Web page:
HRS Bibliography

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Currie J, Schwandt H. Mortality Inequality: The Good News from a County-Level Approach. Cambridge, MA: National Bureau of Economic Research; 2016:1-54. doi:10.3386/w22199.
Gong G, Webb A. Mortality, Heterogeneity and the Distributional Consequences of Mandatory Annuitization. Journal of Risk and Insurance. 2008;75(4):1055-79.
Xu M, Sherris M, Meyricke R. Mortality Heterogeneity and Systematic Mortality Improvement. Sydney, Australia, CEPAR - ARC Centre of Excellence in Population Ageing Research; 2015.
Fitzpatrick MD, Moore T. The Mortality Effects of Retirement: Evidence from Social Security Eligibility at Age 62. Cambridge, MA: National Bureau of Economic Research; 2017. doi:10.3386/w24127.
Sullivan AR. Mortality Differentials and Religion in the U.S.: Religious Affiliation and Attendance. J Sci Study Relig. 2010;49(4):740-753. doi:10.1111/j.1468-5906.2010.01543.x.
http://www.ncbi.nlm.nih.gov/pubmed/21318110?dopt=Abstract
Sullivan AR. Mortality Differences in Windowhood. Philadelphia, PA, Population Studies Center, University of Pennsylvania; 2010.
Mehta NK, Chang VW. Mortality attributable to obesity among middle-aged adults in the United States. Demography. 2009;46(4):851-72. doi:10.1353/dem.0.0077.
http://www.ncbi.nlm.nih.gov/pubmed/20084832?dopt=Abstract
Vinneau JM, Huibregtse BM, Laidley TM, Goode JA, Boardman JD. Mortality and Obesity among US Older Adults: The Role of Polygenic Risk. The Journals of Gerontology: Series B. 2019. doi:10.1093/geronb/gbz156.
Reese PP, Bloom RD, Feldman HI, et al. Mortality and cardiovascular disease among older live kidney donors. Am J Transplant. 2014;14(8):1853-61. doi:10.1111/ajt.12822.
http://www.ncbi.nlm.nih.gov/pubmed/25039276?dopt=Abstract
Lewis DE. More Women Over 50 Working Full Time. Boston Globe. 2001:G2.
Miller CC. More Women in Their 60s and 70s Are Having ‘Way Too Much Fun’ to Retire. The New York Times. https://www.nytimes.com/2017/02/11/upshot/more-women-in-their-60s-and-70s-are-having-way-too-much-fun-to-retire.html?_r=0. Published 2017.
Kail BLennox, Carr DC. More than Selection Effects: Volunteering is Associated with Benefits in Cognitive Functioning. The Journals of Gerontology: Series B. 2020. doi:https://doi.org/10.1093/geronb/gbaa101.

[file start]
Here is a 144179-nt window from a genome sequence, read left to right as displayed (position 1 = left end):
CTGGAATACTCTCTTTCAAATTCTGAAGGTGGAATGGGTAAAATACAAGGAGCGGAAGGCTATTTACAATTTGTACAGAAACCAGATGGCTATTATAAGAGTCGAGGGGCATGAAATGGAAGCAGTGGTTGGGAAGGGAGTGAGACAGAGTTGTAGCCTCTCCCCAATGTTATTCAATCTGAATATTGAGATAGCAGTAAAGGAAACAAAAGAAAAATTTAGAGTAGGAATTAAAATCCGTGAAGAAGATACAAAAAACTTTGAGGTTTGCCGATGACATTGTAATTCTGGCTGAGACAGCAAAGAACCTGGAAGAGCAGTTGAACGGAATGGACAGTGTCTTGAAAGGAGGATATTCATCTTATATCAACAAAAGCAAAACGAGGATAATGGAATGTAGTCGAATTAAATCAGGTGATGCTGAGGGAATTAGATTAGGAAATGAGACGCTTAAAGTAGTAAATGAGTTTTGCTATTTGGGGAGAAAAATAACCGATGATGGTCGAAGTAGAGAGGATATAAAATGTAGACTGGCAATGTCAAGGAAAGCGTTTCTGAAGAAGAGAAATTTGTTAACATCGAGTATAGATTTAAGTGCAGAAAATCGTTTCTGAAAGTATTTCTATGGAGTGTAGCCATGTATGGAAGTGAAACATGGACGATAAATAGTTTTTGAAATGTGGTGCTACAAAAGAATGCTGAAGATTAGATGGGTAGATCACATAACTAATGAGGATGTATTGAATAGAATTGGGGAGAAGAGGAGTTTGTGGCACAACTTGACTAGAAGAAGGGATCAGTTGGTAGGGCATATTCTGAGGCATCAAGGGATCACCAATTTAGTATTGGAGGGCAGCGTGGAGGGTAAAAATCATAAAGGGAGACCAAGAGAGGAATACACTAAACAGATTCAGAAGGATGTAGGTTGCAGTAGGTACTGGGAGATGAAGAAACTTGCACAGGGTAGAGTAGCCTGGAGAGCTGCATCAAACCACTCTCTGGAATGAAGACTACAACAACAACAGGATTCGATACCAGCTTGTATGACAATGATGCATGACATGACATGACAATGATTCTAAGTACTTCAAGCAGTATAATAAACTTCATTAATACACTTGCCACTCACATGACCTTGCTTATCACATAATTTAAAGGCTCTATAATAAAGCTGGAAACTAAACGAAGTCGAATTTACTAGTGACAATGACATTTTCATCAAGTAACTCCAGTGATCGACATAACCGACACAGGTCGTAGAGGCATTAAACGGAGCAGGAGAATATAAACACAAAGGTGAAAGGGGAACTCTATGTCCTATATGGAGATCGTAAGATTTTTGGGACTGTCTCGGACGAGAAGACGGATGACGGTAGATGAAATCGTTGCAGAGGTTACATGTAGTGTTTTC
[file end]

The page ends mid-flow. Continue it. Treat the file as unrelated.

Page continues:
Rotstein G. More than half the middle-aged population to spend time in a nursing home, new RAND study shows. That's higher than earlier estimates. Pittsburgh Post-Gazette. http://www.post-gazette.com/news/health/2017/08/28/Nursing-home-use-lifetime-need-estimate-RAND-research-study/stories/201708280083. Published 2017.
Jacobs T. More evidence that health insurance really does save lives. PS Mag.
Lee Y, Tang F. More Caregiving, Less Working: Caregiving Roles and Gender Difference. Journal of Applied Gerontology. 2015;34(4):465-483. doi:10.1177/0733464813508649.
Frostenson S. More Americans say they're in pain. It’s a fascinating and disturbing medical mystery.
R. Konetzka T, He D, Dong J, Nyman JA. Moral hazard and long-term care insurance. The Geneva Papers on Risk and Insurance - Issues and Practice. 2019;44(2):231–251. doi:10.1057/s41288-018-00119-1.
Bajari P, Hong H, Khwaja A. Moral Hazard, Adverse Selection and Health Expenditures: A semiparametric analysis. Cambridge, MA, National Bureau of Economic Research; 2006.
Engelhardt GV, Kumar A. Money on the table: Some evidence on the role of liquidity constraints in 401(k) saving. Economics Letters. 2008;99(2):402-404.
Greene K. Money Matters: Beyond the Nest Egg. The Wall Street Journal. 2002:R4.
Hurd MD, Martorell P, Delavande A, Mullen KJ, Langa KM. Monetary costs of dementia in the United States. N Engl J Med. 2013;368(14):1326-34. doi:10.1056/NEJMsa1204629.
http://www.ncbi.nlm.nih.gov/pubmed/23550670?dopt=Abstract
Hamman MK, Hochfellner D, Homrighausen P. Mom and Dad We’re Broke, Can You Help? A Comparative Study of Financial Transfers Within Families Before and After the Great Recession. Boston, MA: Center for Retirement Research at Boston College; 2017:2-36.
Rist PM, Nguyen TT, Whitmer RA, M. Glymour M. Modifiable risk factors for nursing home admission among individuals with high and low dementia risk. Archives of Gerontology and Geriatrics. 2016;65:140-145. doi:10.1016/j.archger.2016.03.016.
Verghese J, Wang C, Allali G, Holtzer R, Ayers E. Modifiable Risk Factors for New-Onset Slow Gait in Older Adults. Journal of the American Medical Directors Association. 2016;17(5):421-425. doi:10.1016/j.jamda.2016.01.017.
Shi Y, W Hooten M, Roberts RO, Warner DO. Modifiable risk factors for incidence of pain in older adults. Pain. 2010;151(2):366-71. doi:10.1016/j.pain.2010.07.021.
http://www.ncbi.nlm.nih.gov/pubmed/20696524?dopt=Abstract